12. Oh, I just about cried reading this! What a beautiful memory to share. I like how you wrote it with one sentence paragraphs, it really packed a punch in such a simple format. You should print this out and put it in your son’s baby book; one day he will appreciate it!

  13. He knew. That’s the connection a mother and son will always have. Beautifully written. He turned your frown upside down! I bet he continues to do that on the outside too…

  14. Just lovely Katie!

  15. Oh friend Tia is so beautiful and so sad. Thanks for sharing this tender moment 😉

  16. Beautiful post. It absolutely brought tears to my eyes.

  17. Katie you are such an amazing writer. Beautiful story. It looks like we both picked the same setting for our stories.

  18. Beautiful. Touching. So sweet that baby gave you a swift kick to remind you of the joys to come. Much love!

  19. Wow. Beautifully told. I cried with you. None of my tummy babies made it to clothes. My adopted babies did. It is amazing what memories clothes bring back.

  20. ((HUG)) Beautifully told story of hope. So well done. Thank you for sharing this.

  21. Oh Katie. I am so sorry. This post is so painful. You have written it beautifully and your words echo the events that must have happened back then. Hugs for being brave. Salute for writing it.

  22. I’ve been in that moment.
    Matthew entered my world and eased my sadness over our lost one.
    These boys are magic.
    Much love, Katie.

  23. You have written this post so wonderfully even though it was probably a bit painful to do. Thank you for sharing.

  24. Such touching words. It brought back happy reminders of my own pregnancy but also displayed a the reality and heart ache that can accompany some of our joyous moments.

  25. you are on a roll with fabulous posts, my dear! Eddie took away the sadness. I love that.

  26. This post gave me goosebumps. I love how easy it was to relate to the content. I found myself remembering doing that same chore and thinking those same thoughts about the clothes and the baby shower before my first was born. I was so drawn in to the first few lines of the story that I had to go back and start over and change the colors of the clothes in my mind when I got to the fact you were having a boy (my first was a girl and I had been seeing the pink of her clothes). I love how Eddie healed so much sorrow. Beautiful post.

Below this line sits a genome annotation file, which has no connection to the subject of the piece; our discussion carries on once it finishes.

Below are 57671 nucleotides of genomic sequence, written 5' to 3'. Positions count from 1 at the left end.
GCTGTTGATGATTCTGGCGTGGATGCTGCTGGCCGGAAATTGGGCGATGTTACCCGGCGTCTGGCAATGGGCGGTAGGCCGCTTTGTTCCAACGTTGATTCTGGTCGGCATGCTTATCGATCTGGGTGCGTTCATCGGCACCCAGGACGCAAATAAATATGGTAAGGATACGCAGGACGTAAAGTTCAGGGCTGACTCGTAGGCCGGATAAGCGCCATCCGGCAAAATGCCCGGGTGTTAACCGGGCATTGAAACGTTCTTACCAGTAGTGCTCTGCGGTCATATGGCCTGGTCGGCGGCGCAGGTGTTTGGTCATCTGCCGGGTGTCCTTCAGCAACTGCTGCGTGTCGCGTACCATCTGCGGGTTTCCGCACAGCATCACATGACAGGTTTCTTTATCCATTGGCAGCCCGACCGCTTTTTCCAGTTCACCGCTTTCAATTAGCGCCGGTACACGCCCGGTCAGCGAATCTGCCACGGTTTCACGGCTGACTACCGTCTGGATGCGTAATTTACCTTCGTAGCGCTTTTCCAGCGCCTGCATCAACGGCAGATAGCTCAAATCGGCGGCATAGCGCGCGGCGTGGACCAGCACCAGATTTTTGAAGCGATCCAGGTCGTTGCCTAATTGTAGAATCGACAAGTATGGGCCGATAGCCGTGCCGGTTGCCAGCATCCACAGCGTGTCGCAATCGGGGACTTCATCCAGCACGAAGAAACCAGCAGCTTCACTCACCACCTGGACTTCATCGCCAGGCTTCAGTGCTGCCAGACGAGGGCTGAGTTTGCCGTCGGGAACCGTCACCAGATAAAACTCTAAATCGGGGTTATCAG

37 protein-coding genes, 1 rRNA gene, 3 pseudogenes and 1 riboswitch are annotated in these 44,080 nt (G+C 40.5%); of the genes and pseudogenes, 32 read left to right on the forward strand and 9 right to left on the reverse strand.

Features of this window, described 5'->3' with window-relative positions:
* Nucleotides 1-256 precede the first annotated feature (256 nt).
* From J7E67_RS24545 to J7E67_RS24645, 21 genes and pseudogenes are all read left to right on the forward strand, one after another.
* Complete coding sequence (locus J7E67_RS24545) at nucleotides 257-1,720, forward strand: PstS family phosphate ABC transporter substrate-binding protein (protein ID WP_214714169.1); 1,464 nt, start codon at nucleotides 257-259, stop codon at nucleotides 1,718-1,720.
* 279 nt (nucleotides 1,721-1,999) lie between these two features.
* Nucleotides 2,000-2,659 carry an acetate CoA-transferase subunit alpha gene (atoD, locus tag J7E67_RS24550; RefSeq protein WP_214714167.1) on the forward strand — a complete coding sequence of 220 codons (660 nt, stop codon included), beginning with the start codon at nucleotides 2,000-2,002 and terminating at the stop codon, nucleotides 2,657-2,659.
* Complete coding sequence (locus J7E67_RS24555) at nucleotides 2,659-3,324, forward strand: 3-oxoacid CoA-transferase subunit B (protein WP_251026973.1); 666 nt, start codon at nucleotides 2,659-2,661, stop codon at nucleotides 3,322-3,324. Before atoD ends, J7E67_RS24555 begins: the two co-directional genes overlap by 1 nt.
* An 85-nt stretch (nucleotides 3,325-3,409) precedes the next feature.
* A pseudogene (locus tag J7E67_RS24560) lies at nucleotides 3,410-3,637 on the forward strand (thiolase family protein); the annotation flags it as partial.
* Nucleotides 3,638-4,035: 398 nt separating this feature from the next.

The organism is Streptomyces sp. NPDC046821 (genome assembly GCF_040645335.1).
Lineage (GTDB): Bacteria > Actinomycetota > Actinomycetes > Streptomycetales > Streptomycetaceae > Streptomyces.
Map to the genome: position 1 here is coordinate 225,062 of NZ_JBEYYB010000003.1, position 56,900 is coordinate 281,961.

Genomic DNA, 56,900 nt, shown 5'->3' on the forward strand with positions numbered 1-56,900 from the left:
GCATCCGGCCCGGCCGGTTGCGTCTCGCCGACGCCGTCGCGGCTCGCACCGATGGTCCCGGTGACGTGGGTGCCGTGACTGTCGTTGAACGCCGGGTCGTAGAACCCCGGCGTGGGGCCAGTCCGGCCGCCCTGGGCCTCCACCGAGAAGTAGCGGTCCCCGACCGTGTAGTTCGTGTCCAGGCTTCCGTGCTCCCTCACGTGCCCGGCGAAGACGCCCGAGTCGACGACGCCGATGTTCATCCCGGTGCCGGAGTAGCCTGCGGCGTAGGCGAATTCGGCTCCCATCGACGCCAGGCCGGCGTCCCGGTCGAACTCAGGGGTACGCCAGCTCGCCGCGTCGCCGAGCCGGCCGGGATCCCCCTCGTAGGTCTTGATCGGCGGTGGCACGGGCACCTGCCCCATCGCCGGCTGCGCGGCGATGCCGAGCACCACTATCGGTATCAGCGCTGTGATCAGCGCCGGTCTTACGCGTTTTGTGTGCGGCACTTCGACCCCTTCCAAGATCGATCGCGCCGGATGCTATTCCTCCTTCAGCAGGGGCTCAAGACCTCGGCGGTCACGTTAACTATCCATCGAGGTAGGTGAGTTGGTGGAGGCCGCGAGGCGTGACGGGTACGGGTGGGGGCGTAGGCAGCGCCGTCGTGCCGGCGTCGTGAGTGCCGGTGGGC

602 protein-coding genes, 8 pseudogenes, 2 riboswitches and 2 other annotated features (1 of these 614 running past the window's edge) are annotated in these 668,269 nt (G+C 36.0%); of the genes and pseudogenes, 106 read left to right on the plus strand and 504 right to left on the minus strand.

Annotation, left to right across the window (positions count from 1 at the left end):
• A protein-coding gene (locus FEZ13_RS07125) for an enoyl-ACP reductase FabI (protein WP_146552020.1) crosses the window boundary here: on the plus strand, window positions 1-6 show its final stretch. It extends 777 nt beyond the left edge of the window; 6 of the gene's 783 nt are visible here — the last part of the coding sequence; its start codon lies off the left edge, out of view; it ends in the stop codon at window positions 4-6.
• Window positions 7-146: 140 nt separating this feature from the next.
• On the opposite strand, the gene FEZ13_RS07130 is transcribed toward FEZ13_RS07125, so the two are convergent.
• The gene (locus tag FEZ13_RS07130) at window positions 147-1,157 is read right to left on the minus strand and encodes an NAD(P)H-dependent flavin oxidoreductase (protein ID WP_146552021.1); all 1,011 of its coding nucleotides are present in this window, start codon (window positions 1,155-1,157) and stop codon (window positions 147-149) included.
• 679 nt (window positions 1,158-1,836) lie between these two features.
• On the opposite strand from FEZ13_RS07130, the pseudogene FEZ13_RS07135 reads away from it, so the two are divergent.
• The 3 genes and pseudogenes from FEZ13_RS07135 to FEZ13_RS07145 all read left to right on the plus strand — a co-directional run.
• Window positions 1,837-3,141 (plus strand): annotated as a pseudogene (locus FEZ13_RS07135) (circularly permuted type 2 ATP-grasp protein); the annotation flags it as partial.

27. That was beautiful. It’s amazing how something can bring back so many emotions and memories. Thank you for sharing!

  28. Oh, Katie! Such a well-written piece! Total chills, as I did not expect that coming.

    Thank goodness for letting the “happy” of Eddie’s kicks takeover.

  29. There are tears in my eyes. Very touching.

  30. Kids are just a fountainhead of memories and emotion. Very nicely done.

  31. Love this! Amazing what a small onsie can generate in memory!

    I lost baby after baby told I would never have one and the two I have took that pain away! Gone but not forgotten

  32. So incredible. I can’t imagine. Nicely done.

  33. totally didn’t expect that ending. very well written, katie, as usual.

  34. It is amazing, the healing powers a tiny person can bring. Lovely, lovely.

  35. Oh, dear, sweet Eddie, to know that Mama needed that little flutter just then.

  36. Oh how this brings back memories! I love, love this!!

  37. Sweetness and sadness all at once.

  38. I love the transformation of a past object from so sad to something so hopeful and sure and how much Eddie is a little person already.

    ‘I gently rubbed his little foot back into a more comfortable position and realize…he will wear that onsie,’ was a wonderful line.

  39. Such a beautiful post. I smiled throughout, remembering my own “snip and wash” sessions. And then, the smile faded at the end.

  40. I love that Eddie knew when to remind you of his presence. And I’m so,so happy that he got the chance to wear that onesie. I think children are small capsules of hope capable of healing the worst kinds of hurts.

  41. Awesome! So very well written. I love how starkly the “special” onesie is contrasted against the others in this piece. Beautiful!

  42. Wow. I was reading this happily then bam! You made me cry. My husband thinks I’m crazy. Beautiful, as always.